“Some of the horses are fantastic they’d give their all while others had absolutely no interest. If you got the short straw with your choice of mount it could be a tough day. I remember on Day 3 of the race, Donie and I were in the middle of nowhere. The heat was pelting down, it was 30 degrees, we hadn’t eaten in six hours and all of a sudden his horse refused to move and just stood there. We didn’t know what to do. Donie ended up throwing his reins to me and I tied them to my saddle and my horse pulled his horse along. We were going at a mile an hour and I remember thinking if we got 10 more horses like this we wouldn’t be finishing the race in a month never mind a few days. Then there were other horses that would canter or gallop the whole 40km without breaking stride.”

All The Wild Horses vividly captures the vast skies and endless grassy expanse of the Steppe. I suggest to Richard it must have been a strange landscape to ride through for a westerner. “Absolutely,” he admits. “Most of the time it was quite monotonous; you’d go over a hill and be confronted with the same scene you’d been looking at for the previous few hours. You could do a full 360 degrees turn and everything looked the same. Mongolia is vast, it’s six times the size of the UK but only three million people live there and half of those are in Ulaanbaaatar, the capital. The rest are all spread out so you don’t see anybody for miles and miles.”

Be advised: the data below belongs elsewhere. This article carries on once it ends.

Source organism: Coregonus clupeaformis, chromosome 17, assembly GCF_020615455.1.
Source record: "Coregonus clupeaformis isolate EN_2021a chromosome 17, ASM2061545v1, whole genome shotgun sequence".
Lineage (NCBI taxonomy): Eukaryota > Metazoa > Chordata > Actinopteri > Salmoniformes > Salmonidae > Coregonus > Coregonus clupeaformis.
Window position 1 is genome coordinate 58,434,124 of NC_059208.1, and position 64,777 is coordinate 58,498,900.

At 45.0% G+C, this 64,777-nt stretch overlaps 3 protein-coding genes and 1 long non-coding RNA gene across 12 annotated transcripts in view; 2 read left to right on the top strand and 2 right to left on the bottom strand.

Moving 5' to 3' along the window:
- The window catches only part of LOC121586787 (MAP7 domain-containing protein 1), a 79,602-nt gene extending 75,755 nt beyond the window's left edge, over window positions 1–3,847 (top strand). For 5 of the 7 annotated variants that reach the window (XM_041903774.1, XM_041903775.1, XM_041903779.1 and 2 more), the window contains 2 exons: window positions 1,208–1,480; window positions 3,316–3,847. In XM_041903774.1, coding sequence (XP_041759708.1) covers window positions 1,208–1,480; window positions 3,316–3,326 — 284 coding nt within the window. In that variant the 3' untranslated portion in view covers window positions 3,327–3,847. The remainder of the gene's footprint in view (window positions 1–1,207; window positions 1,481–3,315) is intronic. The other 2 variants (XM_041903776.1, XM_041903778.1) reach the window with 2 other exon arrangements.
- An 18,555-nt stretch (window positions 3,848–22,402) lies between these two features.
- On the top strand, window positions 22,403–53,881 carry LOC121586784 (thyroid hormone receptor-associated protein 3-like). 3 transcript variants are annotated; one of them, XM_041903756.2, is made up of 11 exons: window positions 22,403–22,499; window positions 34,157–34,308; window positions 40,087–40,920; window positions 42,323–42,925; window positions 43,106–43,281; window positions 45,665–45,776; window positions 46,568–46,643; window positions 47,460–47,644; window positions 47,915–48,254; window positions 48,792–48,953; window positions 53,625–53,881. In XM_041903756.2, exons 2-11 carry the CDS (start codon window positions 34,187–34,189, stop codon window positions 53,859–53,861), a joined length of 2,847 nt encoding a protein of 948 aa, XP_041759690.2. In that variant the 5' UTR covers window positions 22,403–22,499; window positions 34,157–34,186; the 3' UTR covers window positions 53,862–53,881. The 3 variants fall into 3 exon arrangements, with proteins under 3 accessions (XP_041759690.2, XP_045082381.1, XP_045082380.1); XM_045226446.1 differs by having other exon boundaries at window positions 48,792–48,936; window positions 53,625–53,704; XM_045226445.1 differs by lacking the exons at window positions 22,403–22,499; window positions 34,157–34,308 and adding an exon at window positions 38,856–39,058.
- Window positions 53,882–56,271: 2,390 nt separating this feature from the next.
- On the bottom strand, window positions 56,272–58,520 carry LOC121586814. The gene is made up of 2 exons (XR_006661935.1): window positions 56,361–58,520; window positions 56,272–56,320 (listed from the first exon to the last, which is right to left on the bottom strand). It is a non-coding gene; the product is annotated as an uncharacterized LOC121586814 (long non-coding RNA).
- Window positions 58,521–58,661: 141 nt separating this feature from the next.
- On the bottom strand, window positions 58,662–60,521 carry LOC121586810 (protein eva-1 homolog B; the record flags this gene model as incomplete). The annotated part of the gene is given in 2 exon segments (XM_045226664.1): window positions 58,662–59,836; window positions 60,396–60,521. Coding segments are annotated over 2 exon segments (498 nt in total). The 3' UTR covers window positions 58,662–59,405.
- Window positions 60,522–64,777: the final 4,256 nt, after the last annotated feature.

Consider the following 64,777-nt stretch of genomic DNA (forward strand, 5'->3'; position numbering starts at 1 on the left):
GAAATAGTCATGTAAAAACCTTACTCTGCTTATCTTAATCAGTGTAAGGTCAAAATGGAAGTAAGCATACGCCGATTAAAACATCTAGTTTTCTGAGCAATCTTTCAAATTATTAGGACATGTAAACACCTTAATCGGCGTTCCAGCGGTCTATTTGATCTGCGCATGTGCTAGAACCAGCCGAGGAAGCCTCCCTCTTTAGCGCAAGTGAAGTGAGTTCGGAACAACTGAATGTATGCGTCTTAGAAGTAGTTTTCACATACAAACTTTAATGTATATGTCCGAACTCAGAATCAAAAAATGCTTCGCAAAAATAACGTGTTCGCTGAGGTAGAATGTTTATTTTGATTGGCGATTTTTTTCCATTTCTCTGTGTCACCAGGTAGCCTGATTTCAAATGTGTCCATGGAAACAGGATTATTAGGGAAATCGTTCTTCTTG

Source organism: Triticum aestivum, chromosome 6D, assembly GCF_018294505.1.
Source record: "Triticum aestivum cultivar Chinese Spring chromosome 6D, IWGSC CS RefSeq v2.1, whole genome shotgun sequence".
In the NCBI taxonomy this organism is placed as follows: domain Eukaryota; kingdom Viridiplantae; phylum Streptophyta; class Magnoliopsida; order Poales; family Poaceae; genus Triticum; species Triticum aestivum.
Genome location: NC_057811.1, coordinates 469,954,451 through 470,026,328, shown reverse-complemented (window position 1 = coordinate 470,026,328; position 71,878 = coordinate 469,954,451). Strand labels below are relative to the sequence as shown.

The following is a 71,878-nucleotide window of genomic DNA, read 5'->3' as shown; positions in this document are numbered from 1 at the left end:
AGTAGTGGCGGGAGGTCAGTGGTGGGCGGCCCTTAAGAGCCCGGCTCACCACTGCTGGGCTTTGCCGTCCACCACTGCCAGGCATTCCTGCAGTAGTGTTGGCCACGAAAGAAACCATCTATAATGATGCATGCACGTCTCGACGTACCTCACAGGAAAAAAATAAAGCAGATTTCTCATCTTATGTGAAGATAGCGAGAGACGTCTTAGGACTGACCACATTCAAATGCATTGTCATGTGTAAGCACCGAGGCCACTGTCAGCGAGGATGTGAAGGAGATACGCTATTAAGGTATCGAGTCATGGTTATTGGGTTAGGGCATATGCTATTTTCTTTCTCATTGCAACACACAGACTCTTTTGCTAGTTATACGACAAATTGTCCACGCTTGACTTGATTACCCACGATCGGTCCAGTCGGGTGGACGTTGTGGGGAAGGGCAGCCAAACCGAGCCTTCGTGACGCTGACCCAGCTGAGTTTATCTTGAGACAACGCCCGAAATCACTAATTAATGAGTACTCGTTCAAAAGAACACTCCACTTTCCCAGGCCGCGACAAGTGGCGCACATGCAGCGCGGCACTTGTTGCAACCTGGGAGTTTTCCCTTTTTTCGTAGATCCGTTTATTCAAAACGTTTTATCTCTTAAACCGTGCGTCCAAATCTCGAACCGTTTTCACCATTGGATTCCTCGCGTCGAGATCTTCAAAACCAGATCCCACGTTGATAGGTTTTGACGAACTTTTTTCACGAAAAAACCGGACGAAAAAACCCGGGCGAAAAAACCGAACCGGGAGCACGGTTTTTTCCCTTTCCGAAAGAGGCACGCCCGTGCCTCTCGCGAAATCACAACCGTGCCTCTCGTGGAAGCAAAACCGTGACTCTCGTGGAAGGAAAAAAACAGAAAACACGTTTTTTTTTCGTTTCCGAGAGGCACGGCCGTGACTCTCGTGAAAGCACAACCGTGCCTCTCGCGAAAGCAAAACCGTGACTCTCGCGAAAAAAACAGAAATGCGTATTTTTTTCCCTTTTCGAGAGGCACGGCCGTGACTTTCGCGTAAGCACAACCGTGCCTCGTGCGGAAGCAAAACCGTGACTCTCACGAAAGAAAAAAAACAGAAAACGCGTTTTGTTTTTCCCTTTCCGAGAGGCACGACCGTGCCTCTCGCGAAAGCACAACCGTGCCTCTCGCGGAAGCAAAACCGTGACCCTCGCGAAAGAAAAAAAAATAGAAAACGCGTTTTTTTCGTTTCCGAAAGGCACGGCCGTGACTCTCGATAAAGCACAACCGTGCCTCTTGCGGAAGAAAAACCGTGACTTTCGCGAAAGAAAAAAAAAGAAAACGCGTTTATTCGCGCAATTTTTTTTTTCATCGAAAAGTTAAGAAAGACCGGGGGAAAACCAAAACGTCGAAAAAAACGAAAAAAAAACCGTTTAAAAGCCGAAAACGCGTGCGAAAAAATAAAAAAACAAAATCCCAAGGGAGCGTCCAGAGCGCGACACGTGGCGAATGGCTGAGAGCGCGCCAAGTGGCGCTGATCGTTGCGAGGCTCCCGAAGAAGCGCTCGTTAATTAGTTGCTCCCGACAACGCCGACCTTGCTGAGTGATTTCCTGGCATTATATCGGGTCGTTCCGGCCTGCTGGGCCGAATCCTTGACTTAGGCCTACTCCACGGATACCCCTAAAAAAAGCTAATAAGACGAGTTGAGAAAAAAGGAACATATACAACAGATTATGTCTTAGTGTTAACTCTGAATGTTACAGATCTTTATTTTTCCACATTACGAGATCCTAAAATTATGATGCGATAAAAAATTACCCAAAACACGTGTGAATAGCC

mongolia group of riders

Both Killoran and Fahy entered the race intent on winning, yet the film shows them sacrificing precious time to help other riders in trouble or letting fellow competitors ride along with them. “Well with the two girls, Julie and Charlotte, who rode along with us we couldn’t beat them off so we said sure you may as well come along with us,” Killoran notes wryly.

“It helped not just for the horses’ sake – as herd animals they go better together - but also for our sanity to be able to talk with someone different for a few hours rather than just me and Donie. At one stage I did want to get away from them but then I’d be thinking it’s not a sprint it’s a marathon and there’s no harm riding along with them for a few days as long as we’re still up near the front. It was a tricky dilemma at times!”

The $13,000 derby entry fee excludes most Mongols from taking part in the race –though a Mongol did win its first running in 2009. They are largely present as herders, vets, cooks and ancillary staff.